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Frailty services helping older adults stay well at home

Frail older adults in West Dunbartonshire are having shorter stays in hospital and are less likely to be re-admitted, thanks to the improving frailty services in the Vale of Leven Hospital.

As part of these ongoing improvements, there was the creation of a new frailty practitioner post. Craig Bowman took up this post 18 months ago, coming from a background in physiotherapy with experience working across NHS Greater Glasgow and Clyde. 

The aim of this new post is to improve the outcome of frail older adults who attend the Vale of Leven Hospital, and since then the hospital has seen a drop in seven day re-admission rates. Since the new frailty pathway was introduced, the percentage of frail older adults receiving a Comprehensive Geriatric Assessment has also increased.

Craig said: “When I meet my patients and explain my role, I often say that whatever has unfortunately brought you into hospital, we will also take the opportunity to identify other small problems which may be affecting your quality of life. So we can try and help with these so they don’t become bigger issues in the future.  This helps patients and their families to identify with my role and helps put them at ease.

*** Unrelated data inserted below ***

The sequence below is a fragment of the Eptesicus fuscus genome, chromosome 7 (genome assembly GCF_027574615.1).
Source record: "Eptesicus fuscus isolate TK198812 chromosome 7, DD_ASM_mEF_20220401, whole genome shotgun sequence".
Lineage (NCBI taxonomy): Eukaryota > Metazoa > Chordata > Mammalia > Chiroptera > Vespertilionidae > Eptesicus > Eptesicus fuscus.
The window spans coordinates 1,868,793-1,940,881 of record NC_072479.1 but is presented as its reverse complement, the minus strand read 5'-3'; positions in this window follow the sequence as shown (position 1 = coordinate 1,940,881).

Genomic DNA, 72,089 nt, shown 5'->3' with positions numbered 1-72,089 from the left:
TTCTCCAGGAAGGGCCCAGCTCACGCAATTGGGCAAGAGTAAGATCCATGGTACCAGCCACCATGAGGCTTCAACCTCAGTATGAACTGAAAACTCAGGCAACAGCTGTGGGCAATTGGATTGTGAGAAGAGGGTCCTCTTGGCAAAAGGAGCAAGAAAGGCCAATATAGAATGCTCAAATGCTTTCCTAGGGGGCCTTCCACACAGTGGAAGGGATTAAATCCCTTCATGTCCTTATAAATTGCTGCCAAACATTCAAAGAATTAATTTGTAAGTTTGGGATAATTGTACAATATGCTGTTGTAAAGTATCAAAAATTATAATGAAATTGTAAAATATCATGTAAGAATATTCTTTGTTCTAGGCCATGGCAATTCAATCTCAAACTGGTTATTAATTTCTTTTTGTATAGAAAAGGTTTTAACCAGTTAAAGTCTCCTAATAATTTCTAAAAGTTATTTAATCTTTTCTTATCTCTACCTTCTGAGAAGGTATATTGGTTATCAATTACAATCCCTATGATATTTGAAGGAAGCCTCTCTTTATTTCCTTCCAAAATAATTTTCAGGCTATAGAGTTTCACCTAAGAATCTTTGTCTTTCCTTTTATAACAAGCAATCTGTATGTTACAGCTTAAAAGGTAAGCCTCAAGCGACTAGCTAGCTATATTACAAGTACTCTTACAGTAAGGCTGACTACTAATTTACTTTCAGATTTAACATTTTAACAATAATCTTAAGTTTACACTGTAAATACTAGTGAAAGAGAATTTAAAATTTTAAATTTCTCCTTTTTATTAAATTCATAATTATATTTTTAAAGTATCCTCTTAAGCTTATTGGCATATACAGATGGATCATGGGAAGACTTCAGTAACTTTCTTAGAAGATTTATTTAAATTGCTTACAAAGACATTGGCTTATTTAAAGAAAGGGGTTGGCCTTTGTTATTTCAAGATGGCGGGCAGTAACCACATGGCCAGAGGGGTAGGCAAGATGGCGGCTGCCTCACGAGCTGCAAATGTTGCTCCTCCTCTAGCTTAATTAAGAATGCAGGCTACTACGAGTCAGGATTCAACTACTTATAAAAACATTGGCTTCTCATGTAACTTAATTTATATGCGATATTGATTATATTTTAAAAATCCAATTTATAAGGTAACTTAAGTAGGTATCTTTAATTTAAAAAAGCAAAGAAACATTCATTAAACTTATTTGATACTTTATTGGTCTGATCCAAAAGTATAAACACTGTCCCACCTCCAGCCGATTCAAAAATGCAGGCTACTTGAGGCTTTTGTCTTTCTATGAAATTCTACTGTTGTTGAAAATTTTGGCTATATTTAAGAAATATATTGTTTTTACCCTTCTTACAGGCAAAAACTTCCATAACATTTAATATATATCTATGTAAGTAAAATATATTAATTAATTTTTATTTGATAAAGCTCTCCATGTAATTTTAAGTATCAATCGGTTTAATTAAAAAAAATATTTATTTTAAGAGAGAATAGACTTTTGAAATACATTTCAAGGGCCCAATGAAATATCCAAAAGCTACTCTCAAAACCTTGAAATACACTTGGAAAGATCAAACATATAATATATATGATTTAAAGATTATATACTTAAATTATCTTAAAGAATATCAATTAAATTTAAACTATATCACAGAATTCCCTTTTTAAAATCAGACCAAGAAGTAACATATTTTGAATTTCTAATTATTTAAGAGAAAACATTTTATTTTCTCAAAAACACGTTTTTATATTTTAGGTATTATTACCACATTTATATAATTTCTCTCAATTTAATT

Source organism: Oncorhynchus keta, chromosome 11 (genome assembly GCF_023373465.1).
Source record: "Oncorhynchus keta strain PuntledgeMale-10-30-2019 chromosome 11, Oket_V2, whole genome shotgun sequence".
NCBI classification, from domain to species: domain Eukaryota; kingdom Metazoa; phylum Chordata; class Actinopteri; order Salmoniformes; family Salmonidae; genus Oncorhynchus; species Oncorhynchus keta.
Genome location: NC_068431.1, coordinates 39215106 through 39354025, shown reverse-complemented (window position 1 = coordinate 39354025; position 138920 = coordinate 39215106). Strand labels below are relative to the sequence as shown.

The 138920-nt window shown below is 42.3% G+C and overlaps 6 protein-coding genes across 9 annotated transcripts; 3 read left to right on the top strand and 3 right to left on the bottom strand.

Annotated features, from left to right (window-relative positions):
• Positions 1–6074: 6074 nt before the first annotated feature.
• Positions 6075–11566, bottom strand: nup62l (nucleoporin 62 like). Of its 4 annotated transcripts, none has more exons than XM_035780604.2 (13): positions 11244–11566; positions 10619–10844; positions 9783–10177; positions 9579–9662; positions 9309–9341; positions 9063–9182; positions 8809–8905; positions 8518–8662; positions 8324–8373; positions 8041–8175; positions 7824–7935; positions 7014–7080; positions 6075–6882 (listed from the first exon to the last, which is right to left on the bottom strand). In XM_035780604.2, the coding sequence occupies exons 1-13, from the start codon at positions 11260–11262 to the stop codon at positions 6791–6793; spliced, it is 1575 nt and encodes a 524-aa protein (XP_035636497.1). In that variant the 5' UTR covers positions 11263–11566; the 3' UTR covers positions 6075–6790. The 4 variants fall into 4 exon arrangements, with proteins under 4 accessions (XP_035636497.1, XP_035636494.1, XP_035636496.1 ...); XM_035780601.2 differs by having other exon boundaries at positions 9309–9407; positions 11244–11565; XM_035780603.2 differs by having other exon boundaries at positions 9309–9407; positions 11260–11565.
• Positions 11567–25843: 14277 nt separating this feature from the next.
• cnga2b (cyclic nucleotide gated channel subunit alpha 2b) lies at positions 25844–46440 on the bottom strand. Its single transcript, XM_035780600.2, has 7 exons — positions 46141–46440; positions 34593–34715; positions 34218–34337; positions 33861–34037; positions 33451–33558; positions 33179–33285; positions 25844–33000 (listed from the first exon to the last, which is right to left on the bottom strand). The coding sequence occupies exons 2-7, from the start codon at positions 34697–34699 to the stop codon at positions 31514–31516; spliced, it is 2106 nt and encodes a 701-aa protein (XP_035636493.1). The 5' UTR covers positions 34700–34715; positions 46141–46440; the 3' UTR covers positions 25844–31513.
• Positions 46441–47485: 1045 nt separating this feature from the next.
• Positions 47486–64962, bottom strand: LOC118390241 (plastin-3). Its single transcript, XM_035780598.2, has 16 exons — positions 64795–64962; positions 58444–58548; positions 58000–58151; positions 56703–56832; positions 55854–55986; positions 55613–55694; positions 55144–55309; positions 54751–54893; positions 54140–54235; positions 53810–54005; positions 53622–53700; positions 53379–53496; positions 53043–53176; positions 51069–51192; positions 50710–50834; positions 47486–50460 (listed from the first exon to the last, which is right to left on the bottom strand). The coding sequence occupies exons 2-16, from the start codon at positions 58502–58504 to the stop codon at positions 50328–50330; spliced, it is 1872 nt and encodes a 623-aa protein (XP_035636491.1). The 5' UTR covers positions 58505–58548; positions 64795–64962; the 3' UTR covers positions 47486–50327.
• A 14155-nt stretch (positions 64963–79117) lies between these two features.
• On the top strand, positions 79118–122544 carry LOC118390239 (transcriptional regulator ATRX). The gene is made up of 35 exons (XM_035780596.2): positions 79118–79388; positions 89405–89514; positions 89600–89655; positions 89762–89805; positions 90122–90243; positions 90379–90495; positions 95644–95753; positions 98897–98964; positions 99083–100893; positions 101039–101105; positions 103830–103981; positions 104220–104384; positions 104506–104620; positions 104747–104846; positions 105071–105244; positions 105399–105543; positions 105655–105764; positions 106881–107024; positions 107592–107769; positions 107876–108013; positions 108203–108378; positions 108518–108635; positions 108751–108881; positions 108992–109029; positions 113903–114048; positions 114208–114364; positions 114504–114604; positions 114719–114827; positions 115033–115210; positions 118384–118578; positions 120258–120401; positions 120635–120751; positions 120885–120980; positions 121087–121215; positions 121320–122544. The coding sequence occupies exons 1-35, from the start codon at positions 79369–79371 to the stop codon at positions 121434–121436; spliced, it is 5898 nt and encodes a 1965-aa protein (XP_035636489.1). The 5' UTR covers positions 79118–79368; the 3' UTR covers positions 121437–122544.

“My job is to assess frail patients over the age of 75, or 65 if they live in a residential care setting.  

“Frailty is not just about mobility but covers a whole range of things. It’s really about a person’s ability to cope with everyday activities and their reserve against disease, trauma and infection.”

One of the best parts of the job for Craig is the variety of staff, both in hospital and in the community, his role brings him into contact with, combined with the familiarity a small site brings.

He said: “I love working at the Vale, it's a great place to work. Because it is a small hospital, you really get to know the people you work with, and the local communities which the hospital serves.

“The best part of my job is being able to help someone find a solution to a problem they may have been struggling with at home, even if it is unrelated to why they were admitted to hospital in the first place - knowing that you have had a positive impact on an individual's quality of life."